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Erie Canal commemorative plate

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Erie Canal commemorative plate
Smithsonian Institution, Photo by Richard Strauss, Negative #: 2003-19232


This object appears in the following sections:

Transportation in America before 1876:
Transportation in America before 1876 — Connecting the Growing Nation

"Entrance of the Erie Canal into the Hudson" commemorative plate
Catalog #: 62.877A, Accession #: 171126
Currently on display
From the Smithsonian Collection
The design of this plate was based on a watercolor by James Eights, which was engraved by Rawdon, Clark & Co. and published in Memoir Prepared at the Request of the Committee of the Common Council of the City of New York by Cadwallader D. Colden. The memoir contained speeches and descriptions of the festivities surrounding the opening of the Erie Canal.
Physical Description

Dimensions: 9.5" diameter, 1" depth

Materials: white glazed earthenware

Blue transfer decorated plate featuring scenes of the Erie Canal with large flowers in wreath borders.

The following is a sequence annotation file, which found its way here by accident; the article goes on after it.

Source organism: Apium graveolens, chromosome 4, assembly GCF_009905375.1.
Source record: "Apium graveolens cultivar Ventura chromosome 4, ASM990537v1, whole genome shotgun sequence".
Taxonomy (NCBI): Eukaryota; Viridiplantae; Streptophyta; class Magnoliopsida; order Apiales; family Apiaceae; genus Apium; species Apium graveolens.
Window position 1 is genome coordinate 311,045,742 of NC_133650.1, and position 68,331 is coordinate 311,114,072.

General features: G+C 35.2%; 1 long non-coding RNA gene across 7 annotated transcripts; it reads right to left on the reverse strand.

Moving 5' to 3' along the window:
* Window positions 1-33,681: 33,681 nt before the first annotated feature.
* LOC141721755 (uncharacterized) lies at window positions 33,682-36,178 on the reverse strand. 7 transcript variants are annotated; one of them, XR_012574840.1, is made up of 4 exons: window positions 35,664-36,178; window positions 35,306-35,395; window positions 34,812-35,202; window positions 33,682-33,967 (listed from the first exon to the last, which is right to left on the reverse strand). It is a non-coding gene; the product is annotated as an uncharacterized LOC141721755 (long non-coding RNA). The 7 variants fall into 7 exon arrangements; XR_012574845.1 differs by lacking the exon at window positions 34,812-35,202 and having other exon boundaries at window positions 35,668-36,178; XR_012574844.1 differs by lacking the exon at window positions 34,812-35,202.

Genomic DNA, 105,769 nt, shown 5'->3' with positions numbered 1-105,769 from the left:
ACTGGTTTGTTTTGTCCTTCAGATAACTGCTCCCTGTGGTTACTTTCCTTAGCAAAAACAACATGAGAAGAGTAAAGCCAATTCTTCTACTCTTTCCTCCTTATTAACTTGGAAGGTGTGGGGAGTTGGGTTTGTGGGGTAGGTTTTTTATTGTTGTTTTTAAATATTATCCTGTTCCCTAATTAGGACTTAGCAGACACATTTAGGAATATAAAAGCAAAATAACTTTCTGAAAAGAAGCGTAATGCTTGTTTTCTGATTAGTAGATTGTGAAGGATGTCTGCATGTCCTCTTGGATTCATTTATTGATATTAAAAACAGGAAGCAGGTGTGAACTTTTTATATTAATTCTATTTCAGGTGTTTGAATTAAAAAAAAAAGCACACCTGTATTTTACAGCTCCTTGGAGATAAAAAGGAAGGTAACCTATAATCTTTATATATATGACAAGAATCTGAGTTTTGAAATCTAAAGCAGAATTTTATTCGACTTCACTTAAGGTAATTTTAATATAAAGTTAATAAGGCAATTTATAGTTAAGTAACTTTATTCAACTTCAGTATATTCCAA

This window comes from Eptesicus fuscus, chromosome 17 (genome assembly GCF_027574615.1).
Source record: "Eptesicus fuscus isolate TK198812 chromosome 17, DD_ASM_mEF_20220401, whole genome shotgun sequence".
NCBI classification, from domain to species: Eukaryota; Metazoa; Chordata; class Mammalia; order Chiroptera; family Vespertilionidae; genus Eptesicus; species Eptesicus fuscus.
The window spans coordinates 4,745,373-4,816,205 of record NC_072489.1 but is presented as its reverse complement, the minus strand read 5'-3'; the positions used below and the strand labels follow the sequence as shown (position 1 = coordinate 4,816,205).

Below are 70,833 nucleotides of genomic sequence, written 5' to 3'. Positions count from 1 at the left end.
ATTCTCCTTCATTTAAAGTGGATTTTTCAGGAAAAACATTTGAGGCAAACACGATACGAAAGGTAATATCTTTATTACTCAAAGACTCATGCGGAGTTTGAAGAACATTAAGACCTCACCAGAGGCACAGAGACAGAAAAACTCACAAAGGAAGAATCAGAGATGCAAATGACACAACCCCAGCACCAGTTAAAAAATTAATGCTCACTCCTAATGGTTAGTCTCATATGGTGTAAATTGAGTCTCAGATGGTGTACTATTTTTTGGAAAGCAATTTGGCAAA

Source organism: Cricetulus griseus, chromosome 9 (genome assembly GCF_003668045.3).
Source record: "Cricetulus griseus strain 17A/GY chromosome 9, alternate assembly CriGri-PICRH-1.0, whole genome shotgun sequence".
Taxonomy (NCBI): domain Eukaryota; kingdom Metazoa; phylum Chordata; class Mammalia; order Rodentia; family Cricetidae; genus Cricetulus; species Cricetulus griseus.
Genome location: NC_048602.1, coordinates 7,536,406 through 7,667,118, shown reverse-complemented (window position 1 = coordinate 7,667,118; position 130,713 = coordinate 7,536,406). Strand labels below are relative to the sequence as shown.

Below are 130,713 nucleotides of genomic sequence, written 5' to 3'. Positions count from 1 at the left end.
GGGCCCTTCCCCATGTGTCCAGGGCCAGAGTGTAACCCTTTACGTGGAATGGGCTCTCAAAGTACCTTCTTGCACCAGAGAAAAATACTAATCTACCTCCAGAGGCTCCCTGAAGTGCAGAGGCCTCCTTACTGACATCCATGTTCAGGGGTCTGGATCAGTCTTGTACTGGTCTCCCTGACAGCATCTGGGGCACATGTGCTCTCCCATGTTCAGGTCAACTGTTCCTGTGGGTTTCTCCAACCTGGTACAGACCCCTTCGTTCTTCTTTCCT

Date Made:
about 1825
New York
Gift of Ellouise Baker Larsen

When workers began digging the Erie, the longest existing canal in the U.S. measured 28 miles long. In contrast, the Erie Canal was planned to extend over 300 miles, connecting the Hudson River with Lake Erie, the East Coast with the frontier. The canal was funded by the state of New York. Even before it officially opened in 1825, it began to generate income. The Erie Canal gave 19th-century New York an edge over other commercial port cities on the Atlantic coast. The Erie canal's success encouraged canal building elsewhere, and by 1840, the United States had 3,326 miles of canals.

When the Erie Canal reached Lake Erie in 1825, a relay of cannons boomed out the news along the canal's length east towards New York City. The Seneca Chief traveled the length of the canal, and when it arrived days later, New Yorkers marked the historic 'wedding of the waters,' by pouring kegged water from Lake Erie into the Atlantic ocean.
Related People, Places, and Events
Enoch Wood and Sons

Ellouise Baker Larsen

Place of Manufacture

Place Pictured
Erie Canal and the Hudson River

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